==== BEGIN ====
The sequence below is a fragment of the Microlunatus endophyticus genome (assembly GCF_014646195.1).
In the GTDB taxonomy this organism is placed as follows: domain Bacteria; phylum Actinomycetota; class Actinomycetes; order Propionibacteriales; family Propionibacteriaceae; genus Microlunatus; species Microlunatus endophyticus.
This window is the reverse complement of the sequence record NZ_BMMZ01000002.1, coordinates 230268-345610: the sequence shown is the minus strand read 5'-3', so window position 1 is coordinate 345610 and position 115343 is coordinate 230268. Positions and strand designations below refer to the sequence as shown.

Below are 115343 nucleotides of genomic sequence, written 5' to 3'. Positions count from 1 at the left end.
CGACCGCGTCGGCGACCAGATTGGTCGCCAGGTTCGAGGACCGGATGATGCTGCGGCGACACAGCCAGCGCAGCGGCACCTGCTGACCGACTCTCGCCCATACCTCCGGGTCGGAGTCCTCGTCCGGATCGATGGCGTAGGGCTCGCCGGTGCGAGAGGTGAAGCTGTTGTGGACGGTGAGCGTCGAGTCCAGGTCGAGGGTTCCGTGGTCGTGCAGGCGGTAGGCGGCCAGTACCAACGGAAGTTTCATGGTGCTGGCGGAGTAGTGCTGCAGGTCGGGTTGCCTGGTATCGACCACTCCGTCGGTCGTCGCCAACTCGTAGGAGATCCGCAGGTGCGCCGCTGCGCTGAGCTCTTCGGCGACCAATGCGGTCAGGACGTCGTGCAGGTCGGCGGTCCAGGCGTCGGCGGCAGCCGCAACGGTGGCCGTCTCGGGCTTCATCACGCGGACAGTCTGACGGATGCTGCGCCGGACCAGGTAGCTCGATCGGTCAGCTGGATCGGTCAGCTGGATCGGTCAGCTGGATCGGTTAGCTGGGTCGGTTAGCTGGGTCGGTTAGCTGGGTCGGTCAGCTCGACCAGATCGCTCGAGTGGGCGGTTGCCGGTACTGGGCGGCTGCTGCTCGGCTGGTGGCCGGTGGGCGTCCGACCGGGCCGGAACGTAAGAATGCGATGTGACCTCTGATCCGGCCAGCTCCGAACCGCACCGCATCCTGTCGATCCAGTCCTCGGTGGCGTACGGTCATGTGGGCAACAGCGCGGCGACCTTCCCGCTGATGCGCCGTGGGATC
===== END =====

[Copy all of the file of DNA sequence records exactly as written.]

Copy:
The sequence below is a fragment of the Microlunatus endophyticus genome (assembly GCF_014646195.1).
In the GTDB taxonomy this organism is placed as follows: domain Bacteria; phylum Actinomycetota; class Actinomycetes; order Propionibacteriales; family Propionibacteriaceae; genus Microlunatus; species Microlunatus endophyticus.
This window is the reverse complement of the sequence record NZ_BMMZ01000002.1, coordinates 230268-345610: the sequence shown is the minus strand read 5'-3', so window position 1 is coordinate 345610 and position 115343 is coordinate 230268. Positions and strand designations below refer to the sequence as shown.

Below are 115343 nucleotides of genomic sequence, written 5' to 3'. Positions count from 1 at the left end.
CGACCGCGTCGGCGACCAGATTGGTCGCCAGGTTCGAGGACCGGATGATGCTGCGGCGACACAGCCAGCGCAGCGGCACCTGCTGACCGACTCTCGCCCATACCTCCGGGTCGGAGTCCTCGTCCGGATCGATGGCGTAGGGCTCGCCGGTGCGAGAGGTGAAGCTGTTGTGGACGGTGAGCGTCGAGTCCAGGTCGAGGGTTCCGTGGTCGTGCAGGCGGTAGGCGGCCAGTACCAACGGAAGTTTCATGGTGCTGGCGGAGTAGTGCTGCAGGTCGGGTTGCCTGGTATCGACCACTCCGTCGGTCGTCGCCAACTCGTAGGAGATCCGCAGGTGCGCCGCTGCGCTGAGCTCTTCGGCGACCAATGCGGTCAGGACGTCGTGCAGGTCGGCGGTCCAGGCGTCGGCGGCAGCCGCAACGGTGGCCGTCTCGGGCTTCATCACGCGGACAGTCTGACGGATGCTGCGCCGGACCAGGTAGCTCGATCGGTCAGCTGGATCGGTCAGCTGGATCGGTCAGCTGGATCGGTTAGCTGGGTCGGTTAGCTGGGTCGGTTAGCTGGGTCGGTCAGCTCGACCAGATCGCTCGAGTGGGCGGTTGCCGGTACTGGGCGGCTGCTGCTCGGCTGGTGGCCGGTGGGCGTCCGACCGGGCCGGAACGTAAGAATGCGATGTGACCTCTGATCCGGCCAGCTCCGAACCGCACCGCATCCTGTCGATCCAGTCCTCGGTGGCGTACGGTCATGTGGGCAACAGCGCGGCGACCTTCCCGCTGATGCGCCGTGGGATC